Brand Buzz in the Echoverse

Kelly Hewett, William Rand, Roland T. Rust, & Harald J. van Heerde
Article Snapshot
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Key Takeaways
 

The world of brand communications has changed dramatically since 2010, social media plays an increasingly important role, and the effect of traditional advertising and public relations on steering the course of brand conversations has diminished.

Companies benefit from using social media (e.g., Twitter) for personalized customer responses, although there is still a role for traditional brand communications.

The evolving echoverse requires rethinking brand communication strategies, with online communications becoming increasingly central​.

Article Snapshots: Executive Summaries from the Journal of Marketing

This study empirically documents the existence of a reverberating echoverse for brand communication, in which there are complex feedback loops (“echoes”) between the “universe” of corporate communications, news media, and user-generated social media.



Research
The explosive growth of social media has dramatically altered the brand communications environment, and firms are trying to figure out the nature of this environment, what drives business outcomes, and what strategies work best. This study is the first to assess how a rather comprehensive set of components can influence each other and demonstrates complex feedback loops among all of them. We theorize the existence of the "echoverse" as the entire communications environment in which a brand/firm operates, with actors contributing and being influenced by one another’s actions.

Method
We test our framework in the financial services industry over the 2007-2013 period and assemble a comprehensive data set including corporate communications, news stories, social media, and business outcomes for the top four U.S. banks.


The figure illustrates the strength of the echoverse, with arrow widths reflecting the % of significant effects. For 22 of 25 arrows (or for 17 of 20 between-source arrows), there is at least one significant effect, providing clear statistical evidence for the echoverse.​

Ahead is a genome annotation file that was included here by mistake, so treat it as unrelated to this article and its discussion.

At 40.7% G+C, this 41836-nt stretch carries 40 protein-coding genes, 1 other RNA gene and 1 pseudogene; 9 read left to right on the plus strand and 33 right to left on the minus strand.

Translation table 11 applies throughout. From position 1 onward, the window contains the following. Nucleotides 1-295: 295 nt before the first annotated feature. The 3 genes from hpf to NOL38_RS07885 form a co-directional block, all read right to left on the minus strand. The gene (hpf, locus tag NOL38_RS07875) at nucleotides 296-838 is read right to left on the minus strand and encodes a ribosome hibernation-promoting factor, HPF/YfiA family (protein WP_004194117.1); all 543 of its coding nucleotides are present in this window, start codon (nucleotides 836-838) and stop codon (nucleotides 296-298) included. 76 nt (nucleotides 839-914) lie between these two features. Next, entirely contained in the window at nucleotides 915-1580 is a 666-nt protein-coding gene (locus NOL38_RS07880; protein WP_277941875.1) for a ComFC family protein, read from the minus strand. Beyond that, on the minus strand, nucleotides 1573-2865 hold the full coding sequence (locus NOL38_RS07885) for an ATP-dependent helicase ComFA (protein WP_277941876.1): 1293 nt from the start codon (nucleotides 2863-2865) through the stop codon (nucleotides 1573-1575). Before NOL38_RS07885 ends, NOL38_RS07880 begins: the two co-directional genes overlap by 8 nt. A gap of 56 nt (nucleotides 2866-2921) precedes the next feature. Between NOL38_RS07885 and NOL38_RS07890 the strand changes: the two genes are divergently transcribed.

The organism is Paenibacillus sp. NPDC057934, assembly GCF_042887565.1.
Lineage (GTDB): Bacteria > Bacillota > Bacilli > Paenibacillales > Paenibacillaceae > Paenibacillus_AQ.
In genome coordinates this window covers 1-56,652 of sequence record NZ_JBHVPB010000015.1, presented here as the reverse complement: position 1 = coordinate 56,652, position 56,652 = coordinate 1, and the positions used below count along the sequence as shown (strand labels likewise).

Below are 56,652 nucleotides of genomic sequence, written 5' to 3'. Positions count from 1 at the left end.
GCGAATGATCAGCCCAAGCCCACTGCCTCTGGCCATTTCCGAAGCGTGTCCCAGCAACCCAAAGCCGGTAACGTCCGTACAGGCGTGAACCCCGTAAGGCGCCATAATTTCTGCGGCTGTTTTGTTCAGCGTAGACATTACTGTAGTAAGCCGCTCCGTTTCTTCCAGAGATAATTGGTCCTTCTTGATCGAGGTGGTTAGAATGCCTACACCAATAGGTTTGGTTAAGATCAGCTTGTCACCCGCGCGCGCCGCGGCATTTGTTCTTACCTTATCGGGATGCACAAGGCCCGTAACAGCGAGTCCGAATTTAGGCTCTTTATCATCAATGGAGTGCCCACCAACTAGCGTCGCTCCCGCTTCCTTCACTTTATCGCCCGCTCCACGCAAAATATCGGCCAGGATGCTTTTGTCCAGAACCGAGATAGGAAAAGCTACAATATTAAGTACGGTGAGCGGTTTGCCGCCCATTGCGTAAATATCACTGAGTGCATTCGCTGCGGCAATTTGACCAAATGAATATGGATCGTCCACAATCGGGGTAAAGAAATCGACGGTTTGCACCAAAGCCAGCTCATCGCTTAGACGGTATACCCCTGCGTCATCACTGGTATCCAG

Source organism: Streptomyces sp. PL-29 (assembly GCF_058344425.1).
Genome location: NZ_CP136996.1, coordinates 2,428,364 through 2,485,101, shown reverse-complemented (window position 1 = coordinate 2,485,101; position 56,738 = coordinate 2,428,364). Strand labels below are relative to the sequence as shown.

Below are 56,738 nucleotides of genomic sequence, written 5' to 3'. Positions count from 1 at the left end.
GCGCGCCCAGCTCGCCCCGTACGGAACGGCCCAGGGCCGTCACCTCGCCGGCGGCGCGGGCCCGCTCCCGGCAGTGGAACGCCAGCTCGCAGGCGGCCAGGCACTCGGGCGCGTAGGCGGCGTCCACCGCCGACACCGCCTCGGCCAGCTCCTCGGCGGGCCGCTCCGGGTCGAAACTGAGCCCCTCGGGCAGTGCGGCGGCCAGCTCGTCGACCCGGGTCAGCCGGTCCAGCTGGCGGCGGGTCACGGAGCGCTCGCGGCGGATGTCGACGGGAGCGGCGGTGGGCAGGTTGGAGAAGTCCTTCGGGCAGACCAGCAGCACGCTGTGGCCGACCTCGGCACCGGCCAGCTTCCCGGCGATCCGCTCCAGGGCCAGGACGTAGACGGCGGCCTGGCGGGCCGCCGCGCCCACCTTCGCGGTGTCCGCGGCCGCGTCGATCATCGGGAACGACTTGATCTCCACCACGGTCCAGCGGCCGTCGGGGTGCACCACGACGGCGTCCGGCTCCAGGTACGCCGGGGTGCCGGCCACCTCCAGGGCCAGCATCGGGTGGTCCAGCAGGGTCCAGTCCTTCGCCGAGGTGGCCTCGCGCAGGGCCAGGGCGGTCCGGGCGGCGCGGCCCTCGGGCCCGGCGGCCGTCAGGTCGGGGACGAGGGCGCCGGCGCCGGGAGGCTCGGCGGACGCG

Findings
We document the echoverse and show that it has changed as online WOM has become prevalent. Over time, online WOM has fallen into a negativity spiral, with negative messages leading to greater volume, and firms adjusting their communications strategies in response. Corporate communications have moved increasingly from one-to-many to one-to-one while consumer WOM moves from one-to-one to one-to-many. Companies benefit from using social media for personalized customer responses, although there is still a role for traditional brand communications (e.g., advertising).

Implications
Managers must manage the echoverse to get desired business outcomes, which increasingly implies effectively managing online WOM (public and firm). Traditional consumer sentiment measures may be declining in relevance as online WOM becomes more important. As consumer brand communications increasingly move from one-to-one (e.g., conversations) to one-to-many (e.g., social media), communications should shift emphasis from one-to-many (e.g., advertising) to one-to-one (e.g., personalized tweets), making online marketing increasingly a brand communications centerpiece.


​Questions for the Classroom

  • How has the echoverse changed over time? That is, as social media use has grown, have relationships between the echoverse sources changed over time, with some becoming more significant and some less?
  • What is the role of traditional marketing communications tools such as advertising as opposed to social media tools in terms of influencing business outcomes?
  • What are some possible implications for managers of the asymmetries in the echoverse?


Full Article
Kelly Hewett, William Rand, Roland T. Rust, and Harald J. van Heerde (2016) Brand Buzz in the Echoverse. Journal of Marketing: May 2016, Vol. 80, No. 3, pp. 1-24.
doi: http://dx.doi.org/10.1509/jm.15.0033​


Kelly Hewett is Assistant Professor of Marketing, University of Tennessee (e-mail: khewett@utk.edu).


William Rand is Assistant Professor of Marketing and Director of the Center for Complexity in Business, Robert H. Smith School of Business, University of Maryland (e-mail: wrand@rhsmith.umd.edu).


Roland T. Rust is Distinguished University Professor and David Bruce Smith Chair in Marketing, and Executive Director of the Center for Excellence in Service and the Center for Complexity in Business, Robert H. Smith School of Business, University of Maryland (e-mail: rrust@rhsmith.umd.edu).


Harald J. van Heerde is Research Professor of Marketing and MSA Charitable Trust Chair in Marketing, Massey University, and CentER Extramural Fellow, Tilburg University (e-mail: heerde@massey.ac.nz).​​


Author Bio:

 
Kelly Hewett, William Rand, Roland T. Rust, & Harald J. van Heerde
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